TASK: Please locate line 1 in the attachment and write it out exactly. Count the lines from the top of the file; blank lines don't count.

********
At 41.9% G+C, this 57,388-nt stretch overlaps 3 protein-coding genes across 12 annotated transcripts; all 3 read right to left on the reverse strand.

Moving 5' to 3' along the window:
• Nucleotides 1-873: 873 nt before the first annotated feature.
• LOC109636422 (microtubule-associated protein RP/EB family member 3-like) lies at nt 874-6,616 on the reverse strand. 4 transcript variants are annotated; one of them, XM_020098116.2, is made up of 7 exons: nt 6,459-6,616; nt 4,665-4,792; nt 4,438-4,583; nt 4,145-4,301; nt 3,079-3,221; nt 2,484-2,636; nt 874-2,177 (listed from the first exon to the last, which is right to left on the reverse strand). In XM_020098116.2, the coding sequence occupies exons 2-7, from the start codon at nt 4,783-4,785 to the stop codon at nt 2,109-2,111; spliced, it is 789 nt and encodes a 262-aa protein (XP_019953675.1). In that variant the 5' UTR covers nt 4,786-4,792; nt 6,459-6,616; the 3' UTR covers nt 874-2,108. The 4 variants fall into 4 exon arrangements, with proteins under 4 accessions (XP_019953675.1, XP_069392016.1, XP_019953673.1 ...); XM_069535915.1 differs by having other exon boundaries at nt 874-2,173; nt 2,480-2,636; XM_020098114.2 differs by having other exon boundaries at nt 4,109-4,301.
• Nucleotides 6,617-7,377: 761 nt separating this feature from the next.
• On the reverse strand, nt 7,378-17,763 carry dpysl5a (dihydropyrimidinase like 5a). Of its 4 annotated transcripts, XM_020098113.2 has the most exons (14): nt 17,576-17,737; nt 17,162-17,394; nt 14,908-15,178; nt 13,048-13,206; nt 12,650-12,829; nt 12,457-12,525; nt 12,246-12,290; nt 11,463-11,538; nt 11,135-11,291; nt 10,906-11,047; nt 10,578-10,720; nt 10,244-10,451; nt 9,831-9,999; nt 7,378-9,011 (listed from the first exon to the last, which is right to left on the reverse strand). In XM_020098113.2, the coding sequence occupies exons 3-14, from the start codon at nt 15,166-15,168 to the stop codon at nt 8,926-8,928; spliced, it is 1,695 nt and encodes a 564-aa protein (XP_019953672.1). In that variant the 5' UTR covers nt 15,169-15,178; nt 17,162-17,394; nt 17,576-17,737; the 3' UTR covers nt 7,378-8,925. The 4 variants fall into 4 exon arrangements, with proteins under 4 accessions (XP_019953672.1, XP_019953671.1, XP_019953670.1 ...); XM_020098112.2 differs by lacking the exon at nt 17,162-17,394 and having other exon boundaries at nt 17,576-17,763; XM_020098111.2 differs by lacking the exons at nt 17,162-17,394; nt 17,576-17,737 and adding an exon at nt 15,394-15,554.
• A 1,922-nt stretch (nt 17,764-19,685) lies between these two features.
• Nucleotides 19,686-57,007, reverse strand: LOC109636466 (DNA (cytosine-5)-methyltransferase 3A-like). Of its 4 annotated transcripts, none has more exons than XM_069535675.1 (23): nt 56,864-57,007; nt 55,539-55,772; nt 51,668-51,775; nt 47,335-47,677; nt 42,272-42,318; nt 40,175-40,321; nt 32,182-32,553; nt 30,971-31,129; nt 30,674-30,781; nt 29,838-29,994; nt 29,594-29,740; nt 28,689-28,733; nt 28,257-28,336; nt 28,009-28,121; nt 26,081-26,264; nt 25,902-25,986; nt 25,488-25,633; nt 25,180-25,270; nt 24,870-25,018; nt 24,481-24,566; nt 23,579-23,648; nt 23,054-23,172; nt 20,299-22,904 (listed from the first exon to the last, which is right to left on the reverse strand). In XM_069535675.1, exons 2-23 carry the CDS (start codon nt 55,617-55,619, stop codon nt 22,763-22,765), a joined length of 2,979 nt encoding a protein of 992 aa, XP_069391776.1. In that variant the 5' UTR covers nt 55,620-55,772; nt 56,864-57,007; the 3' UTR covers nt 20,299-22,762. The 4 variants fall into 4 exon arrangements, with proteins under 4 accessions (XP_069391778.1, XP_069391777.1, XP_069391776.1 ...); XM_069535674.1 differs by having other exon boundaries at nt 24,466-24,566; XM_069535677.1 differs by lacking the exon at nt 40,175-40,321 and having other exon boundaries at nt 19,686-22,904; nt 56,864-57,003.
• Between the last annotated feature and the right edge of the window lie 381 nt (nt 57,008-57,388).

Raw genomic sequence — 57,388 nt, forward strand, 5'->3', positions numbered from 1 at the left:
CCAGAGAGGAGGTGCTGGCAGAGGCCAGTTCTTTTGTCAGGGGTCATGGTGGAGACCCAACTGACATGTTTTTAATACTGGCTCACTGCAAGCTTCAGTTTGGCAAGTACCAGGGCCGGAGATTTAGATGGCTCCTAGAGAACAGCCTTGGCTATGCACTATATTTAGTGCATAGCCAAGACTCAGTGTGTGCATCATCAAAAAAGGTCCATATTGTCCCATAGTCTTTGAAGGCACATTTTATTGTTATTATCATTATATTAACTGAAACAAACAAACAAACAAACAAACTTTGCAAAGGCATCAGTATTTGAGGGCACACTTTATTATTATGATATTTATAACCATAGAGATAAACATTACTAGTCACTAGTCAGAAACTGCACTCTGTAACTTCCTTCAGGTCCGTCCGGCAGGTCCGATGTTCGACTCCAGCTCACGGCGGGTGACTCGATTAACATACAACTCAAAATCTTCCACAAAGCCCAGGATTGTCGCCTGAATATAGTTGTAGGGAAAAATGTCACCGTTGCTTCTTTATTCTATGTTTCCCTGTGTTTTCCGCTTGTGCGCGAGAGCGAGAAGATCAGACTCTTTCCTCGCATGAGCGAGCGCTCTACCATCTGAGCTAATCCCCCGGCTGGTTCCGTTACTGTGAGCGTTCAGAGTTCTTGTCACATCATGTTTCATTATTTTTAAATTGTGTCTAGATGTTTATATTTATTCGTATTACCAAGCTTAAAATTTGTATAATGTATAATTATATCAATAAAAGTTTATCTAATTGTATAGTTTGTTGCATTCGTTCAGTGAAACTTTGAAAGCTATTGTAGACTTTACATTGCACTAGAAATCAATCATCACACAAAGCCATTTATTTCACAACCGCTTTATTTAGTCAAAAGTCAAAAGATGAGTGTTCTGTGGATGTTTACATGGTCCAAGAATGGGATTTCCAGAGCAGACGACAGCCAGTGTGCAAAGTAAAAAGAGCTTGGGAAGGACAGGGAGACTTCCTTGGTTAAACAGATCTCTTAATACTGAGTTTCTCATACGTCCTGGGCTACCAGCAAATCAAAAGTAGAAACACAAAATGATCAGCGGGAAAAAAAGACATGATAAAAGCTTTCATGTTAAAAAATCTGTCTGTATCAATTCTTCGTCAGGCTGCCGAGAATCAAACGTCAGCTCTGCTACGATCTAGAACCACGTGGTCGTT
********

At 41.9% G+C, this 57,388-nt stretch overlaps 3 protein-coding genes across 12 annotated transcripts; all 3 read right to left on the reverse strand.